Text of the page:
Copyright Help 5 cents
This was not a session. A group of copyright librarians had a Copyright Help booth near the registration area and I thought this was awesome. I have no idea how many people may have stopped to ask a question. However, I do know that we need to recognize that asking questions is important and helpful, especially when you can someone who understands copyright law. Kyle Courtney, pictured above at the booth, has spearheaded an effort to create copyright first responders. Like this booth, those first responders are available to help triage questions people might have.
- Harvard’s Copyright First Responders to the Rescue (2014)
- Copyright First Responders webinar now available (2017)
- Kyle Courtney and the Copyright First Responders (2018)
Empowering Libraries to Lend Digital Books via Controlled Digital Lending
Michelle Wu, Jim Michalko, and Kyle Courtney gave this session on controlled digital lending (CDL). Description:
Book scanning projects have made tremendous strides in bringing public domain literature online for the world's scholars and enthusiasts, but materials published after 1923 are still not widely available due to policy and copyright uncertainties. The Internet Archive has developed a controlled digital lending service (CDL) that enables libraries to digitize and lend a digital version of a physical volume stored on their shelves. Through CDL, a library circulates the exact number of copies it owns, regardless of format, while ensuring that users cannot redistribute or copy the digitized version. Using CDL, libraries can make available the 20th-century scholarship that is largely absent from their digital holdings in a way that respects the rights of authors and publishers. This panel will bring together librarians, publishers, and ebook specialists to share their experiences about serving patrons via controlled digital lending.With controlled digital lending, a library can digitize a book, store the physical book, and then lend the digital version to one person at a time. In other words, lending the digital book in the same way you would lend a physical book. Having the book in digital form would allow it to be loaned more widely. This uses both Section 109 and Section 107 of U.S. Copyright Law.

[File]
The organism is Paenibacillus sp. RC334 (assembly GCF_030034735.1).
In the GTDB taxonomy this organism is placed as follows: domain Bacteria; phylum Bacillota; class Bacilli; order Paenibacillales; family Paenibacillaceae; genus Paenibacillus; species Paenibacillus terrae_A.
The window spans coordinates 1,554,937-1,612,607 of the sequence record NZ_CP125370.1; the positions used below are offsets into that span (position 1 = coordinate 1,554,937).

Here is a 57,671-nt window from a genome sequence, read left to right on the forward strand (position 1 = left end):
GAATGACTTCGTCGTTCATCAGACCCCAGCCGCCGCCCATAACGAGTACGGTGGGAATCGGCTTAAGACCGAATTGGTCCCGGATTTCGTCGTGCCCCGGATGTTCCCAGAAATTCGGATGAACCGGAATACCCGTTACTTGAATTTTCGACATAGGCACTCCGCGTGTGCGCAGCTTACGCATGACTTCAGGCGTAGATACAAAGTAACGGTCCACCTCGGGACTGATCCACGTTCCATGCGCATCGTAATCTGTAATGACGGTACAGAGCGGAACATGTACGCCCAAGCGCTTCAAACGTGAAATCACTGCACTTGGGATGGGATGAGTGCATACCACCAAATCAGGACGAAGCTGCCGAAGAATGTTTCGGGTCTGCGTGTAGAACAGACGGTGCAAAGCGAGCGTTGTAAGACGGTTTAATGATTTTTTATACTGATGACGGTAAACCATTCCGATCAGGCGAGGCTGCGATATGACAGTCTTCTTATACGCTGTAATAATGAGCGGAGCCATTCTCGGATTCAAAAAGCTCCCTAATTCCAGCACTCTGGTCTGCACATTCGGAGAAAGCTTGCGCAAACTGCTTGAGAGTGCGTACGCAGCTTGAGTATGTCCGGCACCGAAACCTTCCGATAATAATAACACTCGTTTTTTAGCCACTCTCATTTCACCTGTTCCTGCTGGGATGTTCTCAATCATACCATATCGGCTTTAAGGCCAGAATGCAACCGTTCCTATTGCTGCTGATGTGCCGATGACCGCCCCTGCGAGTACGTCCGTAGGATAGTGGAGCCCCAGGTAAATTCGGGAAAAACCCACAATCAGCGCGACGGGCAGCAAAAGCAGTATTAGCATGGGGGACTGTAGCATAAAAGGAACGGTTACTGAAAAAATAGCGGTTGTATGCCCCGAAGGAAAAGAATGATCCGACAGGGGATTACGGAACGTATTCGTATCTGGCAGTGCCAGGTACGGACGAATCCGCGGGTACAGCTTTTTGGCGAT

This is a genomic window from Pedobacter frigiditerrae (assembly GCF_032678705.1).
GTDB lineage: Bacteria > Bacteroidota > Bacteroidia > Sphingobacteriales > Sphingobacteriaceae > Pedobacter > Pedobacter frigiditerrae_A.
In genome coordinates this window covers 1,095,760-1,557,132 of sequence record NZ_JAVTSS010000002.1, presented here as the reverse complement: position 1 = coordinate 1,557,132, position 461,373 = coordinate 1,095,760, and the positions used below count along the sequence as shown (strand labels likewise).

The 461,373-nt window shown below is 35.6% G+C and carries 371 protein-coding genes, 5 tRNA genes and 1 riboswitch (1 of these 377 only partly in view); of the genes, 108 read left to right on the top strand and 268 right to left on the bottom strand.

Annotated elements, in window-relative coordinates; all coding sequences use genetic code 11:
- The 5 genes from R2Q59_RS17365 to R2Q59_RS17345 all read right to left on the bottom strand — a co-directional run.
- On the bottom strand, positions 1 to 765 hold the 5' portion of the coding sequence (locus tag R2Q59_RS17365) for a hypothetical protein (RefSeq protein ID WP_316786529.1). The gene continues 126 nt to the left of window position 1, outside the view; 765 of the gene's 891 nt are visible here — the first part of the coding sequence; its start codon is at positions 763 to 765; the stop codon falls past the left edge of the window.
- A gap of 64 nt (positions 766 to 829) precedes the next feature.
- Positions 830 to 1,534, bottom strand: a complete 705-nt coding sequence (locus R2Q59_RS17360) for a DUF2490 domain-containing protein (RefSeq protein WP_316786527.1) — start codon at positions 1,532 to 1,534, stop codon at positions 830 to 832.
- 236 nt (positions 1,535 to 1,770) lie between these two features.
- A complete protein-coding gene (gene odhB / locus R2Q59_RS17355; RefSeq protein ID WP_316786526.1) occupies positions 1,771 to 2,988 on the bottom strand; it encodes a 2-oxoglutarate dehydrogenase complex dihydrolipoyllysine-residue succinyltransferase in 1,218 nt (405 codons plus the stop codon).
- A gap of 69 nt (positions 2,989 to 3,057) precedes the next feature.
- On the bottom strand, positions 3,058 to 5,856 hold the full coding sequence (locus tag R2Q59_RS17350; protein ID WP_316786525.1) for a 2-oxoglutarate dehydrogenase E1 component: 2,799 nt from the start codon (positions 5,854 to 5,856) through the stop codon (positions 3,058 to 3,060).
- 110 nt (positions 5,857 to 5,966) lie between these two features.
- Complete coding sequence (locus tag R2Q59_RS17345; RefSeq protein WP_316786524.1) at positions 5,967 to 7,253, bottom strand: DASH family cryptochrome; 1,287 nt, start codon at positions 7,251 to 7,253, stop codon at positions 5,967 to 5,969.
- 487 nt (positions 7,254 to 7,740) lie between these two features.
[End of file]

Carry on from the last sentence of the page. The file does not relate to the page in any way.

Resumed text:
What's the catch?
The Position Statement on Controlled Digital Lending notes the following:
libraries should (1) ensure that original works are acquired lawfully; (2) apply CDL only to works that are owned and not licensed; (3) limit the total number of copies in any format in circulation at any time to the number of physical copies the library lawfully owns (maintain an “owned to loaned” ratio); (4) lend each digital version only to a single user at a time just as a physical copy would be loaned; (5) limit the time period for each lend to one that is analogous to physical lending; and (6) use digital rights management to prevent copying and redistribution.If this area is of interest to you, I encourage you to read the resources below.
- Controlled Digital Lending by Libraries (website)
- A White Paper on Controlled Digital Lending of Library Books (2018)
- Controlled Digital Lending of Library Books (2018)
- Controlled Digital Lending Concept Gains Ground (2018)
- DPLAfest 2019: Session highlights (2019) - Yes, this includes information on CDL, which was discussed at this conference.
Figuring out the Fourth Factor
With more then 21,000 participants and hundreds of vendors in the exhibit hall, there is clearly too much to do. So I unable to attend this session, "Figuring out the Fourth Factor: Copyright librarians discuss fair use case law," but thankfully American Libraries wrote an article on it.